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In my opinion, feeding dogs chicken bones is safe if they are raw. Dogs have very strong stomach acids and bones dissolve to smaller pieces before they move into the intestines. The same applies to seemingly sharper bone fragments.
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Most raw bones that have not been cooked are edible for dogs. Raw chicken, turkey, lamb, or beef bones are soft enough to chew, eat, and digest. That said, with all bones, there is a risk of...
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<div><p>i once had a dog die from eating a steak bone .a small sliver
worked its way up to her brain.so personally i dont feed my dogs
any bones.</p></div>
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There are two types of bones that are generally considered safe for dogs. The first type is uncooked bones, though its always important to avoid poultry bones or rib bones that are too easy to break.
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Raw long bones, such as humerus or femur, from large livestock animals like cows or pigs can be ideal bone chews for your dog. Theyre big enough that your dog cant swallow them whole and theyre hard enough that they cannot be broken or chewed into smaller pieces.
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Raw bones are also an excellent source of minerals and vitamins. However, raw bones may contain bacteria that cause food-borne disease, so talk with your vet about how to handle the bones safely to prevent illness in you and your dog. Bone size: Opt for large, thick bones rather than small or narrow bones.
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Some veterinarians say that raw meaty <b>bones</b> are a safer and more nutritious option for <b>dogs</b>, but this is not a unanimous opinion. Raw <b>bones</b> are considered safer than home-cooked because they don't splinter as easily. Raw <b>bones</b> like chicken, turkey, lamb, beef, or even oxtail can be safer <b>bone</b> options for your <b>pet</b>.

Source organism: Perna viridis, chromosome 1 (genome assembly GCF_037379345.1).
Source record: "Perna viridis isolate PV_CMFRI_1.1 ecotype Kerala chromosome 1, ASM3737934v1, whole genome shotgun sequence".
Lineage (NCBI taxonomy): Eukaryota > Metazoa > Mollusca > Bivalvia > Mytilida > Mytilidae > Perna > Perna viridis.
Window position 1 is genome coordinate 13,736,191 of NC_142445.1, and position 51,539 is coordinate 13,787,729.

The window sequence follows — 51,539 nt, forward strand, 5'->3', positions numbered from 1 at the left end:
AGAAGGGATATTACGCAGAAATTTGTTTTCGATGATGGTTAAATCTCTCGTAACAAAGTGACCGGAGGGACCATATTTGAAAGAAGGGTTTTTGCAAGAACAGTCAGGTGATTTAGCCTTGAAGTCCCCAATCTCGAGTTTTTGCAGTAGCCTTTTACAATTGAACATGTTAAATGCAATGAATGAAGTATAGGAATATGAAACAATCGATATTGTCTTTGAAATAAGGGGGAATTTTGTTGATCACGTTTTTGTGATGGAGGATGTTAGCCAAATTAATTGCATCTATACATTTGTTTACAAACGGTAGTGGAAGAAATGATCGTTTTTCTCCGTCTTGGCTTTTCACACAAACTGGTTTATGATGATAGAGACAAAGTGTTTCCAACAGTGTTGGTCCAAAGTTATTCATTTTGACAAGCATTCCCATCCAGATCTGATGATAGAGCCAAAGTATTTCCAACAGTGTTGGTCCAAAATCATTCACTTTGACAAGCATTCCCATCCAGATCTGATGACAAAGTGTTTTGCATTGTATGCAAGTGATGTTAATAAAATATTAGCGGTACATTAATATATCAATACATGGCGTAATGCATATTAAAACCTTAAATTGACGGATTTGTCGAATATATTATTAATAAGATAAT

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The U.S. Food and Drug Administration (FDA) reports that between Nov. 1, 2010 and Sept. 12, 2017, it received accounts of 90 dogs who became sick after eating commercially-available smoked or baked bone treats. Fifteen of the dogs died. Raw bones are generally safer than cooked, but again, the devil is in the details.
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The risks associated with feeding bones to dogs apply to bones from all kinds of animals, whether they are raw or cooked. However, the risks are highest with cooked bones, especially those from poultry because they tend to splinter. Animal hooves and antlers can be equally dangerous.
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Ideal bones for dogs are round bones with bulges or lumps at either end, like leg bones. Many other types of bones are easier for dogs to break with their bite, and are more likely to cause problems. I dont bother with chicken necks or chicken wings, says Dr Josh.
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